In Part 1 of Breastfeeding and Birth Control I discussed various hormonal birth control options for breastfeeding mothers to include a quick overview of how they work and how they might affect your breastfeeding goals. In Part 2 of Breastfeeding and Birth Control we’ll discuss non hormonal options. It should be noted that non-hormonal options should have NO affect on your milk supply. However, some of the non hormonal methods have a higher rate for failure and may affect your body in other ways, such as an allergic reaction.
The Copper IUD
Like discussed in Part 1, an IUD is an intrauterine device that is placed into your uterus by your health care provider and requires an in-office visit. The IUDs previously discussed contain low doses of hormones that are delivered directly into your uterus. A copper IUD does not have any hormones and works by acting similarly to a spermicide and does not allow the sperm to reach the egg. They are extremely effective in preventing pregnancy but do not affect fertility, and some can be used for up to 12 years.
Having an IUD alone does NOT provide protection from STDs, so if you are having intercourse outside of monogamous relationships, use of a condom is recommended. Also, a common side effect can be heavier periods and cramping.
The MAAAMs thoughts: If you are in a monogamous relationship, have problems with hormonal birth control, and are looking for long term birth control, I think this is an excellent option. The chances of having a reaction to the copper are extremely rare, and while you may experience some increase in menstrual bleeding and cramping, it generally decreases over time.
There are several barrier methods that can be used to include the male condom, female condom, and cervical cap. The goal of these is to provide a physical, and sometimes chemical barrier to keep the sperm from the egg. Many of these forms of birth control can also protect from Sexually Transmitted Diseases.
There are a couple of caveats to these methods, and the first is that some of the population is allergic to latex, the material most often used in these methods. If you are using a barrier method that is not made from latex (like these lamb skin condoms), it may only provide a barrier for sperm and not additional STD protection. The effectiveness of these methods for preventing pregnancy relies heavily on user competence.
The MAAAMs thoughts: When used correctly, condoms can provide a high rate of protection from pregnancy and STDs. But it’s very easy to use them incorrectly, or just get caught up in a passionate moment and throw caution to the wind. If you are having frequent intercourse, it may be wise to consider long term birth control with condoms as a backup.
Spermicide is a chemical that is used to kill sperm, so it never has a chance to fertilize the egg. It usually comes as a gel or a foam, or sometimes as a film placed internally. While spermicides have no known side effects on breast milk, it does contain chemicals and can cause certain skin irritations or even allergic reactions. Spermicide only has about a 75% protection rate.
Spermicide alone does NOT provide protection from STDs, so if you are having intercourse outside of monogamous relationships, use of a condom is recommended. It should also be noted that spermicides can actually increase your risk of contracting HIV.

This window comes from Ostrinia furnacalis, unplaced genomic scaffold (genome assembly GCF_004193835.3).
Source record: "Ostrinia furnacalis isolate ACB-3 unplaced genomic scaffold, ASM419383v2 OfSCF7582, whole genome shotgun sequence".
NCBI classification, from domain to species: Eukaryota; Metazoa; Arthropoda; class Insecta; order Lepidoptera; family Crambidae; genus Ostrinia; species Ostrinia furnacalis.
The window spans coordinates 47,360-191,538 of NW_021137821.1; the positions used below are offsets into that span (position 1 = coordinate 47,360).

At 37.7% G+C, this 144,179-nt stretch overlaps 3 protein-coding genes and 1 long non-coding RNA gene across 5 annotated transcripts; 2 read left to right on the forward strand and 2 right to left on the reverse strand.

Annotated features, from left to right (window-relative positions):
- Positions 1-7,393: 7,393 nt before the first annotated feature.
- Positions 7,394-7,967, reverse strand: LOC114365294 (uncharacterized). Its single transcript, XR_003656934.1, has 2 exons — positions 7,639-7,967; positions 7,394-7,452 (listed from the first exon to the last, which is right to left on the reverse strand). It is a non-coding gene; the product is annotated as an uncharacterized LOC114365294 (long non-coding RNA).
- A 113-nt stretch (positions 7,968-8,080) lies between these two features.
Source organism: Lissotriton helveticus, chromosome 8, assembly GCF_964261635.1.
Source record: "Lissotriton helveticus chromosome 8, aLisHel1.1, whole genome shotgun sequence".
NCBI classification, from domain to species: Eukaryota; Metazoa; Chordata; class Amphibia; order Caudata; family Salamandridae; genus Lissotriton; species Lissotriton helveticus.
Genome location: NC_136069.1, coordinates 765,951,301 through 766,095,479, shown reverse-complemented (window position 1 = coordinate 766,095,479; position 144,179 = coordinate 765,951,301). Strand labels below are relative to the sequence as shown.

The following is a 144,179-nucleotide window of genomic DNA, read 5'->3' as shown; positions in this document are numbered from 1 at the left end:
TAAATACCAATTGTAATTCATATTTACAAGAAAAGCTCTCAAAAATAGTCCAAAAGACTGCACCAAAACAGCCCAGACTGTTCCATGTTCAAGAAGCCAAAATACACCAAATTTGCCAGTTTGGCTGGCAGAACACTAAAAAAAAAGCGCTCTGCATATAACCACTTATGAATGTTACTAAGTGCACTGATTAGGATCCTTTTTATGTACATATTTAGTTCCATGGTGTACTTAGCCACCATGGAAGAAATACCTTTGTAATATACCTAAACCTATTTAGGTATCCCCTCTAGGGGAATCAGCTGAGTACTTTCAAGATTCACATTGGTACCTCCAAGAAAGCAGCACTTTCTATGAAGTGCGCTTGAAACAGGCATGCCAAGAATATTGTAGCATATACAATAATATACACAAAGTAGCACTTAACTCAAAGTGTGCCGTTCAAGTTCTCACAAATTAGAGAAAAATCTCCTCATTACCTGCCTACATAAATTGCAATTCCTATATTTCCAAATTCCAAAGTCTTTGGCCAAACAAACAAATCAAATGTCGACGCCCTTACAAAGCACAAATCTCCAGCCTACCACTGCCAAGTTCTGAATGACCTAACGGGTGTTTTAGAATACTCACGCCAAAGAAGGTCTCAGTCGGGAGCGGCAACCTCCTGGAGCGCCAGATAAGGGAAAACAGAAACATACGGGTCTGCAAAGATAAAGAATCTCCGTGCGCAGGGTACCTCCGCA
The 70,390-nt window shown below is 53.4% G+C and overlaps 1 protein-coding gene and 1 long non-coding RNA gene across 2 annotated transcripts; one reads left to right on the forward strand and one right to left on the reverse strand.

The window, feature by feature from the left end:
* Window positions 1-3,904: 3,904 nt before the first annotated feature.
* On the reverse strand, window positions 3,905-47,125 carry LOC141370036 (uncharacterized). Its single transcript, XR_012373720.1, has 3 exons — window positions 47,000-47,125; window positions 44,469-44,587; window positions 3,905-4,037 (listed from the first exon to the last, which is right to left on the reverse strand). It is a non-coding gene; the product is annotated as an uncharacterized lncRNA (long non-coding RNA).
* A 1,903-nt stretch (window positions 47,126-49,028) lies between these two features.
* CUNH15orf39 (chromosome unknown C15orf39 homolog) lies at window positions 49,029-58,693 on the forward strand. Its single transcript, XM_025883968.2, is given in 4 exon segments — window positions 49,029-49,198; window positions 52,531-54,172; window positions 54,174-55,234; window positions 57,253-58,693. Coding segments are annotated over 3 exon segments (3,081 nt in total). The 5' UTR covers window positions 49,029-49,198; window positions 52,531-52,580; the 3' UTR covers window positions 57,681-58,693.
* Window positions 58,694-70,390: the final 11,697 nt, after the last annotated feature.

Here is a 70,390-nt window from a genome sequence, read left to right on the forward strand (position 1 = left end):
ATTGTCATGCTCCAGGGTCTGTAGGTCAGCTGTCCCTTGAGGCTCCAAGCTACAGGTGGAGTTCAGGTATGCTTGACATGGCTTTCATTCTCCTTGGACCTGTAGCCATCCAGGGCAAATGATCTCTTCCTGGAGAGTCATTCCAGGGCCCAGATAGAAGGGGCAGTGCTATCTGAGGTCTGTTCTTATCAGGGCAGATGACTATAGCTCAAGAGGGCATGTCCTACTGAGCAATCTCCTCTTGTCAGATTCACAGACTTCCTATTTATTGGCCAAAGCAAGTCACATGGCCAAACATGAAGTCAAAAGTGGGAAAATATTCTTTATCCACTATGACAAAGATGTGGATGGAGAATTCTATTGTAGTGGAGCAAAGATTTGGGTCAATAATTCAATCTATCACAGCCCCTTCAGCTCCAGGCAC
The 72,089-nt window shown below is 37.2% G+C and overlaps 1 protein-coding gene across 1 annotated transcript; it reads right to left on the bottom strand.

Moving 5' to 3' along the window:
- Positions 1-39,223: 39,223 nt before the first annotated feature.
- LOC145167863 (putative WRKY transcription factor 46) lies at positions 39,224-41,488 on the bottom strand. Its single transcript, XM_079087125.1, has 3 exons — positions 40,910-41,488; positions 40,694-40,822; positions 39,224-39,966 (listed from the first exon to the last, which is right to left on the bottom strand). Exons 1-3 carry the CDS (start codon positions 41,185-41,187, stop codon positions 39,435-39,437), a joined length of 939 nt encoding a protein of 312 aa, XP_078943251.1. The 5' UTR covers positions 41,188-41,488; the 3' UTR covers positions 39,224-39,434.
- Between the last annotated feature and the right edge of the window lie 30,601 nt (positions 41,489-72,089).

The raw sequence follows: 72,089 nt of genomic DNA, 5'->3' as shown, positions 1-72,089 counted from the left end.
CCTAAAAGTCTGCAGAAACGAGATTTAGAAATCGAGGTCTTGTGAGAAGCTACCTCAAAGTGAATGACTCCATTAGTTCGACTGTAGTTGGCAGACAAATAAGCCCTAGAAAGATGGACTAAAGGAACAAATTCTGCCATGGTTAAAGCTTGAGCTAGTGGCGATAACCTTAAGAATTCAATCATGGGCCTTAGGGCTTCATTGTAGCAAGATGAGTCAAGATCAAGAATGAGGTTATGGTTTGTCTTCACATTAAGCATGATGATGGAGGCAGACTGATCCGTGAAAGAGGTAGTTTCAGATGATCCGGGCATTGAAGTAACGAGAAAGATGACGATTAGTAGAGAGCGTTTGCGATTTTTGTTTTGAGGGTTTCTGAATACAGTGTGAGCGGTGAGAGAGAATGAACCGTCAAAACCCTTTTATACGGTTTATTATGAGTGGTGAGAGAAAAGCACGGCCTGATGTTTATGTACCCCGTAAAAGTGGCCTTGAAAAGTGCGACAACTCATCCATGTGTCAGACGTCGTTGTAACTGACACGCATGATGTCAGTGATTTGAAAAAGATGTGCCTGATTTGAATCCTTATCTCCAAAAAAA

The MAAAMs thoughts: honestly there is something about spermicide that creeps me out, I can’t really explain it. There are many other options that can better suit your contraceptive needs. It does have it’s place though, and should primarily be used as a backup method.
Natural Family Planning
Natural family planning goes by other names such as the rhythm method or fertility awareness. It involves specified timing of intercourse with the goal of abstaining or use of other forms of contraception during and around the time of ovulation. In a perfect world, where each woman knows her body intimately, and where each couple is able to abstain from sexual intercourse during and around ovulation or use a back up method perfectly…..then Natural Family Planning is a very effective form of birth control that will have ZERO impact on your milk supply.
I feel like it goes without saying, but Ima gonna say it: Natural Family Planning alone does NOT provide protection from STDs, so if you are having intercourse outside of monogamous relationships, use of a condom is recommended.
The MAAAM’s thoughts: This method works really well for some people, and particularly for those people who are planning families. I have many personal reservations regarding it’s use though. Many women are simply not in touch with their cycles to really know when they are ovulating. Additionally, women tend to have a higher libido during ovulation and not being able to have intercourse when you’re really ‘horny’ seems like a big downer to me. I would only recommend this method to women who have a good grasp on their cycles and feel confident in being able to abstain or use a back up method during this time. I also want to bring attention to the fact that some studies have shown women can ovulate more than once a month!!
The world of birth control can be a little overwhelming and confusing, I really hope that the synopsis of choices I have provided can help you to make an informed decision. Knowledge is power, and one great place to start is by taking steps to learn about your cycle and your own Get a Clue about the changes your body goes through each day through it’s cycle.